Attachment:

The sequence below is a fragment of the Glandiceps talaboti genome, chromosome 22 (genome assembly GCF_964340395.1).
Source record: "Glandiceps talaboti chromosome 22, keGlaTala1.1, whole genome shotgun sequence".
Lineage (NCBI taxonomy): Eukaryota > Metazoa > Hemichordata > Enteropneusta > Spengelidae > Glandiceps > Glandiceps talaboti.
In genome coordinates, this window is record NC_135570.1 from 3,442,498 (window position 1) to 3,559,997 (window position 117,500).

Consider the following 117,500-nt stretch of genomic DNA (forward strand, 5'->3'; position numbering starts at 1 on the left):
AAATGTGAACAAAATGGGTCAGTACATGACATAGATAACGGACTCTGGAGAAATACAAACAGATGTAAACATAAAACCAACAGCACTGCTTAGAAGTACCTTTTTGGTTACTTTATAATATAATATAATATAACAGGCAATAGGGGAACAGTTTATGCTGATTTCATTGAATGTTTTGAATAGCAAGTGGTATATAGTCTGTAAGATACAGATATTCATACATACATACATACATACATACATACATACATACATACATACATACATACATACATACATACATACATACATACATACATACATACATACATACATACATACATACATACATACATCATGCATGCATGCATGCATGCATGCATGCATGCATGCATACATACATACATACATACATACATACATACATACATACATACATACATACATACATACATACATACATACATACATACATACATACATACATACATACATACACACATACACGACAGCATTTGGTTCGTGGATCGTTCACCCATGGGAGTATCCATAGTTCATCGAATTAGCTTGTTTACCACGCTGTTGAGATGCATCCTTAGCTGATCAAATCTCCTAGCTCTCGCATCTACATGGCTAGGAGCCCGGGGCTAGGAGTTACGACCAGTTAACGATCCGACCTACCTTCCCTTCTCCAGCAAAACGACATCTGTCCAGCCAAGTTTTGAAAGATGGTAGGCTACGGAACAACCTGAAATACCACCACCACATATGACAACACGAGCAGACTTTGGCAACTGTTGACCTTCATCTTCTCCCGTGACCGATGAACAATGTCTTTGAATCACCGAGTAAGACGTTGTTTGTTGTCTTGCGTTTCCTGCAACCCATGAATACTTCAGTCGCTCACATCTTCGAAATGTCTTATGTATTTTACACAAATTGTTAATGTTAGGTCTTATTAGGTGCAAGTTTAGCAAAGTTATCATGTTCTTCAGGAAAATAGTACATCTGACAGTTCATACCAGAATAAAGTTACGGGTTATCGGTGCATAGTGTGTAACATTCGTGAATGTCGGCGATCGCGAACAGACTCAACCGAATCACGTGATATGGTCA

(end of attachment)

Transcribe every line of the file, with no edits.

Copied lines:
The sequence below is a fragment of the Glandiceps talaboti genome, chromosome 22 (genome assembly GCF_964340395.1).
Source record: "Glandiceps talaboti chromosome 22, keGlaTala1.1, whole genome shotgun sequence".
Lineage (NCBI taxonomy): Eukaryota > Metazoa > Hemichordata > Enteropneusta > Spengelidae > Glandiceps > Glandiceps talaboti.
In genome coordinates, this window is record NC_135570.1 from 3,442,498 (window position 1) to 3,559,997 (window position 117,500).

Consider the following 117,500-nt stretch of genomic DNA (forward strand, 5'->3'; position numbering starts at 1 on the left):
AAATGTGAACAAAATGGGTCAGTACATGACATAGATAACGGACTCTGGAGAAATACAAACAGATGTAAACATAAAACCAACAGCACTGCTTAGAAGTACCTTTTTGGTTACTTTATAATATAATATAATATAACAGGCAATAGGGGAACAGTTTATGCTGATTTCATTGAATGTTTTGAATAGCAAGTGGTATATAGTCTGTAAGATACAGATATTCATACATACATACATACATACATACATACATACATACATACATACATACATACATACATACATACATACATACATACATACATACATACATACATACATACATACATACATACATACATCATGCATGCATGCATGCATGCATGCATGCATGCATGCATACATACATACATACATACATACATACATACATACATACATACATACATACATACATACATACATACATACATACATACATACATACATACATACATACATACACACATACACGACAGCATTTGGTTCGTGGATCGTTCACCCATGGGAGTATCCATAGTTCATCGAATTAGCTTGTTTACCACGCTGTTGAGATGCATCCTTAGCTGATCAAATCTCCTAGCTCTCGCATCTACATGGCTAGGAGCCCGGGGCTAGGAGTTACGACCAGTTAACGATCCGACCTACCTTCCCTTCTCCAGCAAAACGACATCTGTCCAGCCAAGTTTTGAAAGATGGTAGGCTACGGAACAACCTGAAATACCACCACCACATATGACAACACGAGCAGACTTTGGCAACTGTTGACCTTCATCTTCTCCCGTGACCGATGAACAATGTCTTTGAATCACCGAGTAAGACGTTGTTTGTTGTCTTGCGTTTCCTGCAACCCATGAATACTTCAGTCGCTCACATCTTCGAAATGTCTTATGTATTTTACACAAATTGTTAATGTTAGGTCTTATTAGGTGCAAGTTTAGCAAAGTTATCATGTTCTTCAGGAAAATAGTACATCTGACAGTTCATACCAGAATAAAGTTACGGGTTATCGGTGCATAGTGTGTAACATTCGTGAATGTCGGCGATCGCGAACAGACTCAACCGAATCACGTGATATGGTCA